"In my role, I need to continually find the best value and benefit for the company while being aware of the different needs of my stakeholders. Trying to align opportunities and initiatives is one of the main things I do on a day-to-day basis. Nestlé does an outstanding job of always providing opportunities, training, and goals that allow the individual to succeed - and contribute to the company's overall success, too."
Yerem's first goal in his role was to identify the differences between the operating companies he supports and look for ways to influence the cost points for the fleet. One initiative he implemented was to convert a U.S. fleet from six- to four-cylinder units over a three-year period. This transition has improved the performance of the fleet and saved on capital and fuel expenditures.
This effort also resulted in a greener fleet, an achievement Yerem took advantage of promoting further. "We made sure to communicate 'green' driving practices and followed up with quarterly newsletters for reinforcement of the success we were gaining. It not only became a green initiative, but these environmentally friendly driving habits have reduced our accident rate as well."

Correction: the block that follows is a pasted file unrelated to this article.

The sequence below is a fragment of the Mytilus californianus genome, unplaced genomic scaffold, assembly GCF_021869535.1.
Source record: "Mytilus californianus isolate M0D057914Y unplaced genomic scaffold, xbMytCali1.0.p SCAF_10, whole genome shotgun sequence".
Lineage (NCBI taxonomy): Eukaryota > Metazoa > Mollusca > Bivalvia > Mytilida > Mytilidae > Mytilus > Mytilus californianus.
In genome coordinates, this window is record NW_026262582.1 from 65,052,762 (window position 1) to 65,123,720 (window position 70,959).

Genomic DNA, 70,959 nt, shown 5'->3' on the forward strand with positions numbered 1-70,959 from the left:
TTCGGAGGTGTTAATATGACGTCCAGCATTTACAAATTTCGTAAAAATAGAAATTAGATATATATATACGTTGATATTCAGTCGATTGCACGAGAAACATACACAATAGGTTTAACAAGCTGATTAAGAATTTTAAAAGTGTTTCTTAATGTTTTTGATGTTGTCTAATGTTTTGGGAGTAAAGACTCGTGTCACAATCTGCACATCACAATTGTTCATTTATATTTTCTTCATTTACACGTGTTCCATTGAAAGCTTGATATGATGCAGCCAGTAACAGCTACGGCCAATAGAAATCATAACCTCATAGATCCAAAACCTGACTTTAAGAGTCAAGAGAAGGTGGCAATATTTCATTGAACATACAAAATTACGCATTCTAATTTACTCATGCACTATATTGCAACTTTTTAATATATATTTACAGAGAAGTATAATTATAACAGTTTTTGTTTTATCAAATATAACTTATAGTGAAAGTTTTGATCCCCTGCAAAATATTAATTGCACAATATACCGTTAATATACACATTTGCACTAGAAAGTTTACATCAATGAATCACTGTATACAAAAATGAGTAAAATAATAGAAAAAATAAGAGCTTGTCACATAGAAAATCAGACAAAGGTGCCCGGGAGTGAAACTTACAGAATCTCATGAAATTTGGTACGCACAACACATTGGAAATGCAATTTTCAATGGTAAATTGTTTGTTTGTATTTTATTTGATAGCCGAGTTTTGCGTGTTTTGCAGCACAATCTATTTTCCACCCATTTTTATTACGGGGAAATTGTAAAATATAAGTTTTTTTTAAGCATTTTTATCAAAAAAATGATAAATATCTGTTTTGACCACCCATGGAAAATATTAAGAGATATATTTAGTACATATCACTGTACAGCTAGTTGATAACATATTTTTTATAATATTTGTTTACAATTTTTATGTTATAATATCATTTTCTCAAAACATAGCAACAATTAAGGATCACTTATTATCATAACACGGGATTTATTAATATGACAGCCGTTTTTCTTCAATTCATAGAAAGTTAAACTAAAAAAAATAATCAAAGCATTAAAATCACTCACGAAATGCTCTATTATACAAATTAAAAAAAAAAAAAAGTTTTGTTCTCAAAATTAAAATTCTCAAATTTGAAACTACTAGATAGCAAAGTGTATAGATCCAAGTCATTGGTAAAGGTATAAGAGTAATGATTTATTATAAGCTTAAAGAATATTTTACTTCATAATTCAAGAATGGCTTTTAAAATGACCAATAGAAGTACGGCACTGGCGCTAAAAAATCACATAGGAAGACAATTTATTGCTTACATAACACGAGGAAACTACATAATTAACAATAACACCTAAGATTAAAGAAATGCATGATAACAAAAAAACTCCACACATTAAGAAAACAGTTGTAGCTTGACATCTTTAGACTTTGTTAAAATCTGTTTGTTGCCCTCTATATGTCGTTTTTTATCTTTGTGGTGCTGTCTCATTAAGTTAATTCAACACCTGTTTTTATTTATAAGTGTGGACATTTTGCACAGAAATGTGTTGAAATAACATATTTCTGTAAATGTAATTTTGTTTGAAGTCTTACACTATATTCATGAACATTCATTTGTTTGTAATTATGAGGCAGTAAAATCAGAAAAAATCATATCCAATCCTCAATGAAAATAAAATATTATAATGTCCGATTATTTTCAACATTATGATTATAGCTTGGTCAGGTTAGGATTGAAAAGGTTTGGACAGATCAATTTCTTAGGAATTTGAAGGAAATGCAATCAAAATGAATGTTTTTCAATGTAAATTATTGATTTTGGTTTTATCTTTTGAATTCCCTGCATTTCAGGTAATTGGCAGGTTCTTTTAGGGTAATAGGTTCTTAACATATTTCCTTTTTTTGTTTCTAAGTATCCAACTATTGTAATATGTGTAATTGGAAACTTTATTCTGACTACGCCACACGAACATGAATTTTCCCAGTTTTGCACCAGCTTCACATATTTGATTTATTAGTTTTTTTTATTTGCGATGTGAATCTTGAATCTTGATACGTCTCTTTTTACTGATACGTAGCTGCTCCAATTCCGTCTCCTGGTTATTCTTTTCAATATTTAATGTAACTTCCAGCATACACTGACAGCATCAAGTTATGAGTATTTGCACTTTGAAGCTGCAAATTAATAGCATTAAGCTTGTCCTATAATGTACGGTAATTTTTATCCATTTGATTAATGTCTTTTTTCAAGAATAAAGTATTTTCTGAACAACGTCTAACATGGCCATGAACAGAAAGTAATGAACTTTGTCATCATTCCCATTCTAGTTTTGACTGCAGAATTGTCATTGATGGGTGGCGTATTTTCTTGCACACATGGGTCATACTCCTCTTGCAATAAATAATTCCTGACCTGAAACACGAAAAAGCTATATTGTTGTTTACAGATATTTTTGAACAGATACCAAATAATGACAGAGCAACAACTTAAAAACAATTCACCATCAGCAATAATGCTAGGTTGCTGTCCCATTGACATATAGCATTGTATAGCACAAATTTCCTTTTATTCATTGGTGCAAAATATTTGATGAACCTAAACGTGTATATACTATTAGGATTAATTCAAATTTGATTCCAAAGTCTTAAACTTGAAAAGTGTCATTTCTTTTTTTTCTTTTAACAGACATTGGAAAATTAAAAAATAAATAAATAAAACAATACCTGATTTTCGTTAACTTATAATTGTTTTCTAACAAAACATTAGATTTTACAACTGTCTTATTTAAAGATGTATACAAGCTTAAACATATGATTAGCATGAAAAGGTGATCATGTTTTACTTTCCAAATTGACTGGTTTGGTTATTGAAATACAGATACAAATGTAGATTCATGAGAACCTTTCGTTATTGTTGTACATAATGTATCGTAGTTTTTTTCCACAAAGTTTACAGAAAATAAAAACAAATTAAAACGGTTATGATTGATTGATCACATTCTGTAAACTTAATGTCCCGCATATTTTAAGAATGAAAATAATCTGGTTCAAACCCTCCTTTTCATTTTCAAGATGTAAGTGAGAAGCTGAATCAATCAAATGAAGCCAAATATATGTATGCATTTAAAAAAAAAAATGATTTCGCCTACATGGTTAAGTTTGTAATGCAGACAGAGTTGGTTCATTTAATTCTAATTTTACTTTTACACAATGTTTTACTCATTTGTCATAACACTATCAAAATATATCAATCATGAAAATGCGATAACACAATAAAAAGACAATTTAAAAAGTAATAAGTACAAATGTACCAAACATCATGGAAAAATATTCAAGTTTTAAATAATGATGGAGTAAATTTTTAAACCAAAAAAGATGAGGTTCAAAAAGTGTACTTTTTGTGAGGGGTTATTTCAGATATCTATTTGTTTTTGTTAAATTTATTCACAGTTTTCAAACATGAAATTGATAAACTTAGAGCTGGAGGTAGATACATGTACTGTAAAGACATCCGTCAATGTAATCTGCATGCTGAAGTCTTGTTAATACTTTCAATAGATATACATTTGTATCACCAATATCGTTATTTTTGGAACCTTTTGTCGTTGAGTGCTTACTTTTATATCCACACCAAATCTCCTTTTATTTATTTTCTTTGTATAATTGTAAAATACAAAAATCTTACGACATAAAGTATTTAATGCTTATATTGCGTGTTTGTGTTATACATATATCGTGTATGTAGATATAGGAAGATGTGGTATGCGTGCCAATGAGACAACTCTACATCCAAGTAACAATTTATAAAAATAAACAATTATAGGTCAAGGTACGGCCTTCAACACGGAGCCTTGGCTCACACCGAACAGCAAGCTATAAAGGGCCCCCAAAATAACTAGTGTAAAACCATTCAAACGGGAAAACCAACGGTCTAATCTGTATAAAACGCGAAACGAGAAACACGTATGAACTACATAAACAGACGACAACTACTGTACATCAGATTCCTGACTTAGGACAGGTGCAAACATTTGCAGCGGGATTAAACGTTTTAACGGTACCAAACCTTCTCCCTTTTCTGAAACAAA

Overall, Yerem and his teams have suggested adjustments in the selector list and a focus on more fuel-efficient vehicles, which will lower CO2 by more than 3,000 tons each year.
Another effort spearheaded by Yerem in the last three years was an evaluation of personal-use fees between the various operating companies. This led to a phased implementation of set levels for personal-use fees for all drivers.
A third initiative Yerem led was to reduce the number of vans in the fleet over time. By surveying drivers, Yerem's team identified those vans unnecessary to the fleet and has now made major reductions in the van fleet and cost over the past two years.
In 2009 alone, Yerem's initiatives in the U.S. and Canada have seen a reduction of more than 300,000 gallons of fuel and a 15-percent reduction in emissions, resulting in savings for the company.
Yerem's most recent success was to tie in Nestlé's global partnerships in a bid process with a car manufacturer that covered all of the U.S., Canada, and Mexico. "We leveraged our position with some of our partners and created new partnerships along the way," Yerem said.